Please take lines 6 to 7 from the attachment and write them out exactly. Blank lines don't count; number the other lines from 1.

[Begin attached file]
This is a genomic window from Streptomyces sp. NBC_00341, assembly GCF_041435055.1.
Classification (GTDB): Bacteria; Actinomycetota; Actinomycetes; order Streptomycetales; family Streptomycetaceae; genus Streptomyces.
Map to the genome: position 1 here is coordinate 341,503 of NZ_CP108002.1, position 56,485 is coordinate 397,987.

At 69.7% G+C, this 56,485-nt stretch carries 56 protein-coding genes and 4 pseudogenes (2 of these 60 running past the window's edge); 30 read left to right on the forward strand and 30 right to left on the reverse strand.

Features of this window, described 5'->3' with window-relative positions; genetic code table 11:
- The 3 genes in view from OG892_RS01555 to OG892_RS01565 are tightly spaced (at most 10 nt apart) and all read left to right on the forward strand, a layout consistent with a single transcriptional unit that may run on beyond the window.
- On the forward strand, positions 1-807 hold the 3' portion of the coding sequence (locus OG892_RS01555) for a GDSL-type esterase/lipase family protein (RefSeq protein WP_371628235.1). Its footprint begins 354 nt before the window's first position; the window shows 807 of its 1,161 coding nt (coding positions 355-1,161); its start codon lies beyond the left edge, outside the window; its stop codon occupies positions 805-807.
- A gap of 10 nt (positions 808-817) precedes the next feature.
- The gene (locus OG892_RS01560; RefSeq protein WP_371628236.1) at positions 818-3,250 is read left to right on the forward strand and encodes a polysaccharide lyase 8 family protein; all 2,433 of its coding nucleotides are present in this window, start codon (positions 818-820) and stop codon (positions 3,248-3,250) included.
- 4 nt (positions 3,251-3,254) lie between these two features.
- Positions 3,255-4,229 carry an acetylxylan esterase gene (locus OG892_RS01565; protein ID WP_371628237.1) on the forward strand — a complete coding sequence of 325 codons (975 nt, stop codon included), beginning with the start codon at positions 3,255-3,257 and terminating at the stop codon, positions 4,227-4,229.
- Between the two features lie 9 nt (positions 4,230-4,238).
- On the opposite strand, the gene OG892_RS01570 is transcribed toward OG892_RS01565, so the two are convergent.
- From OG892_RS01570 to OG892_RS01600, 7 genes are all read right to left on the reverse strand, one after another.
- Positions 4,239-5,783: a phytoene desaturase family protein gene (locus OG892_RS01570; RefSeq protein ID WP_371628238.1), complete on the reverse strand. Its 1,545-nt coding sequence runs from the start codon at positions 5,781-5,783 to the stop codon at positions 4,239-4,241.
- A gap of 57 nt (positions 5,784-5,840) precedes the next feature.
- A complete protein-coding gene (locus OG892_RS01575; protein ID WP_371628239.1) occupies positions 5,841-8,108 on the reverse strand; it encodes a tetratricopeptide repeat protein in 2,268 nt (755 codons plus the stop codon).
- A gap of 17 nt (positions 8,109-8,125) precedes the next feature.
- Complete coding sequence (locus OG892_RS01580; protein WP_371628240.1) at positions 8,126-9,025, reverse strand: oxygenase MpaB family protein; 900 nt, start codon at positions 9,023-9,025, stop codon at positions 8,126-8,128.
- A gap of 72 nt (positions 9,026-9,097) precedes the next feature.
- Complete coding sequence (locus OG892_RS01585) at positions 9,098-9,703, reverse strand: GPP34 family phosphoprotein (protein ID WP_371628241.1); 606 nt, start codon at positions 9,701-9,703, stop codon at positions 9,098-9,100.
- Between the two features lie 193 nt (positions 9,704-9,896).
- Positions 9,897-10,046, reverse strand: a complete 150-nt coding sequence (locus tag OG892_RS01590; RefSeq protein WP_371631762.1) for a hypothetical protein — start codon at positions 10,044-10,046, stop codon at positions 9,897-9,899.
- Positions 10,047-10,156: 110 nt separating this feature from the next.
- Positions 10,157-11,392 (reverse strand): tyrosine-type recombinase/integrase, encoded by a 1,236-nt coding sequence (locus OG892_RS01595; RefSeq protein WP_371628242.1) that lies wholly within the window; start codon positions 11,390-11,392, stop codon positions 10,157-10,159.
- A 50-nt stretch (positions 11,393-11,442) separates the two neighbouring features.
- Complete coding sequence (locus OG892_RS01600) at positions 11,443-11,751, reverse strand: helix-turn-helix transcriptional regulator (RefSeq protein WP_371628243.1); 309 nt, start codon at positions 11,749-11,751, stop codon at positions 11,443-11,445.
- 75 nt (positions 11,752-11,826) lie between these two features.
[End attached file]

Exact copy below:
- The 3 genes in view from OG892_RS01555 to OG892_RS01565 are tightly spaced (at most 10 nt apart) and all read left to right on the forward strand, a layout consistent with a single transcriptional unit that may run on beyond the window.
- On the forward strand, positions 1-807 hold the 3' portion of the coding sequence (locus OG892_RS01555) for a GDSL-type esterase/lipase family protein (RefSeq protein WP_371628235.1). Its footprint begins 354 nt before the window's first position; the window shows 807 of its 1,161 coding nt (coding positions 355-1,161); its start codon lies beyond the left edge, outside the window; its stop codon occupies positions 805-807.